Let’s make your iOS Project easier to read and navigate through !
The goal of this article is not writing code that compiles faster or writing shorter code using higher order functions but more of a good programming practice. So repeat after me —
We spend hours and hours coding in front of our screen and spend days or months or even longer to create a product that we can finally show to our client. Sometimes , we are in such a hurry for completing our code that we essentialy forget putting out comments . And then, after say a long vacation (for the successful launch of the product), you come back to work on your codebase and you just sit in front of that screen , wondering , why in the world did i wrote that logic .
Face it, if you’re not using comments in your code, you have probably faced the same situation like this one.
But, the point of this article are not comments, but rather ,
#pragma mark .
#pragma mark is an Objective-C terminology and there is no definite name for it in Swift programming language . So i will call them , pragmas (as there are more than just one
Let’s write a code for a simple
tableView with some of its delegate and data Source methods to best show pragmas use-case.
And if you click on the No Selection (maybe showing a method in your case ) on the jump bar at top :
You’ll see this :
All the methods and variables are present there as a collection without any separation between them , which, to be honest, look ugly.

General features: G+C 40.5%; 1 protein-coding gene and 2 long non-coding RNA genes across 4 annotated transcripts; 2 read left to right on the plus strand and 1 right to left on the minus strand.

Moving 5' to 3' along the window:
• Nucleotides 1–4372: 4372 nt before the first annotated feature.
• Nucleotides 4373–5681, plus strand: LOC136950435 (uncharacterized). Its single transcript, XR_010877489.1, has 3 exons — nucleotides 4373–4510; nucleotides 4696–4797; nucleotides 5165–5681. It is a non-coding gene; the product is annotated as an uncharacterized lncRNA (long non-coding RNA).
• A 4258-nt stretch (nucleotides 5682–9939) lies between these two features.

The code will work fine , but , to be honest , without all the comments and no separation between what are data source methods and what are delegate’s , it looks a bit messy. So lets clean up the code a little by adding comments and separating the
UITableView’s dataSource and delegate methods by introducing
This cleans up our code a bit and provides separation between data source and delegate methods.
/// on top of our tableView object is not actually a comment but rather a documentation markup in Xcode, which are a bit different from comments. I would not explain that here, as it will just add lengths to the article.
Now coming back to the point, we’re halfway through. If we again click on that jump bar , we will now see extensions to the view controller added to it with the methods separated, but it still doesn’t tell what’s what.
Now here’s where our pragmas come in handy.
Pragmas are , you can say, special type of comments that start with a particular keyword , and then let us define/write what we want.
They always start with
// and not
/// as /// signifies documentation markup and // signifies comments. This
// is followed by
MARK keyword as is, all capitalised and followed by a
: with no space in between . So your final keyword will look like this —
// MARK: . Even if you add this , you wont get much in the jump bar, just an icon with a blank space after it.
The magic lies in what you write after this . Whatever you write after this keyword will be added exactly like that in the jump bar. But first, if you want some separation , say like a horizontal line, between different pragmas, you need to add
- . Now it will look like
// MARK: - . Now, everything you write after this will be added as such inside the jump bar . Let’s have some fun, shall we :
// MARK: — Custom UI Elements and the same text is added to the jump bar. Now let’s complete our View Controller and fill it with pragmas.
You’ll have to admit that with just a few modifications , our code looks cleaner. And above all , our jump bar looks like this —
Here’s a quick little comparison of the two approach —
MARK we have a bonus of
FIXME: as well , which have different icons in the jump bar as well and which follows the same pattern as the pragma we defined above :
// MARK: - .
Other than pragmas, if we wanted to define our custom made warnings and error in XCode , we can make use of
#warning(“”) as follows —